Rather like many musical communities from outside the UK/US axis, the skweee scene is fairly self-contained, displaying little transfer outward into the wider world beyond influencing electronic musicians further afield. In part that’s probably down to its closely connected nature. Like many electronic sounds, it’s driven largely by small releases, centred around two main labels (Flogsta Danshall and Harmönia) and more about participation than simply watching from the sidelines. Though there’s still little attention from the wider world, it has slightly crept out from under the radar in the wake of the Bristol/London connection and through Ramp and Planet Mu’s support of its artists. And as ever, for those scratching the surface it would be easy to dismiss most of it as sounding much the same.
Digging a little deeper, though, reveals huge variation between individual producers. Savio’s Dirty Bomb is rooted in a more downtempo style. Randy Barracuda is more closely aligned with his contemporaries mining similar ground in Glasgow, Rustie and Hudson Mohawke, fusing chaotic shifts in pace to shockingly abrasive bass leads. The Finnish Eero Johannes’ self-titled debut, released on Mu last year, was a set of chugging eighties-influenced creatures, its bargain-basement sound only serving to enhance the sense of playful experimentation. ‘We Could Be Skweeeroes’, later remixed by Ikonika, epitomises a large part of the entire sound’s appeal – it rocks the feeling of a hip-hop slow jam, but Johannes throws the metaphorical kitchen sink at it, shifting from oddly syncopated beats and sudden interludes to what sounds suspiciously like a tasteless funk bass solo.
Ikonika’s own music, meanwhile, shares a stylistic middle ground with skweee, though her sound is rooted in a distinctly ‘London’ sense of urban melancholy. Both ‘Yoshimitzu’ and ‘Fish’ are infused with the same bright ‘n’ garish tone, and the brooding ‘Smuck’ could almost be taken from Ramp’s excellent Skweee Tooth compilation. The hip-hop connection is pronounced too; although she is most closely aligned with dubstep and its ongoing evolutionary shifts, early tracks like ‘Please’ sounded far slower than they were, dulled synths mimicking the dizzying vortices of J. Dilla. In Brighton meanwhile, the influence has gone further still – the Donky Pitch night focuses on skweee alongside other hip-hop/beats sounds (the LA Brainfeeder crew, Eglo Records and Numbers), and producers like Slugabed and Boss Kite are forging their own unique paths through the sound’s labyrinth.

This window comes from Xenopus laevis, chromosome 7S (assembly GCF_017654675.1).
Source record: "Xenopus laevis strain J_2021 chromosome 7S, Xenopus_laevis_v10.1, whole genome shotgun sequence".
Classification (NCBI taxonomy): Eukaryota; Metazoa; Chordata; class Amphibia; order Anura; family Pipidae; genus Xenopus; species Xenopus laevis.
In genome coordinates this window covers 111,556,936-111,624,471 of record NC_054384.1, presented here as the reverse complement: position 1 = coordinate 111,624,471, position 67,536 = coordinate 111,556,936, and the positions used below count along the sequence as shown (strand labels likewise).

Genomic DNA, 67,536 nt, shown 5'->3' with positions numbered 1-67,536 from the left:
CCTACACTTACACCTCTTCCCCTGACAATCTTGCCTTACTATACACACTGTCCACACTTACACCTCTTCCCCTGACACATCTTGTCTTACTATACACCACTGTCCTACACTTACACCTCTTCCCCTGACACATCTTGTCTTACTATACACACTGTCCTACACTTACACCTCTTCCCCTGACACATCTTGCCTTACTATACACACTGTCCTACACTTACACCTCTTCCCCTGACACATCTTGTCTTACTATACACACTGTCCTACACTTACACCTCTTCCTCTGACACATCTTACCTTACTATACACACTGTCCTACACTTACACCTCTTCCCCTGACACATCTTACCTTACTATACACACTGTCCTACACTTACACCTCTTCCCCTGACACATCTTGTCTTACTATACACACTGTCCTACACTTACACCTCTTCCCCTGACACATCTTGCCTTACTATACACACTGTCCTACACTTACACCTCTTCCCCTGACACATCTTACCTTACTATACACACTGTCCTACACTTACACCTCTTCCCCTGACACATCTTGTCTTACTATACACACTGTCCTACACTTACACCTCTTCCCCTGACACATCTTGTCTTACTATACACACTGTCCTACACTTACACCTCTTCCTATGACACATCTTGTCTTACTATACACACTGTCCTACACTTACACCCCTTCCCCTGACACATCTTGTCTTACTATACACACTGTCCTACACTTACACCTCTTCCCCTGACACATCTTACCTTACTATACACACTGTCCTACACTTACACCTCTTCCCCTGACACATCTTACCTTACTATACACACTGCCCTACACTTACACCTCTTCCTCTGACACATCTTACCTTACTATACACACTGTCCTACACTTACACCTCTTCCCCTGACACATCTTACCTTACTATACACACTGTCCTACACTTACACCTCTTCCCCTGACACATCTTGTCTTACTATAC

Skweee also shares a uniquely eighties childhood heritage with the likes of Joker, Ikonika and Gemmy. Though many are quick to dismiss their influence outright, video game soundtracks permeate their music, from ‘1UP!’ style amelodic wobbles to the metallic shimmers that accompanied successfully beating the final boss. Caught up in Mesak’s funk strut and Randy Barracuda’s dancefloor fireworks are all manner of tiny inflections that drag the mind straight back to blocky Megadrive graphics and rainy days spent getting square-eyed. While nostalgia is currently experiencing too much lenience as critical currency, allowing lazy, hazy, rose-tinted discourse, there’s certainly a great deal about skweee’s sonic framework that’s almost too easy to love. While they may remain in a sort of stasis, distanced from hip-hop’s sense of narrative or the steely futurism that accompanies techno and dubstep, in their own way the small core of individuals wringing everything possible from the simplest equipment are traveling along equally fascinating paths.
Further Reading/Relevant Links:
Read more from our Nordic Series here.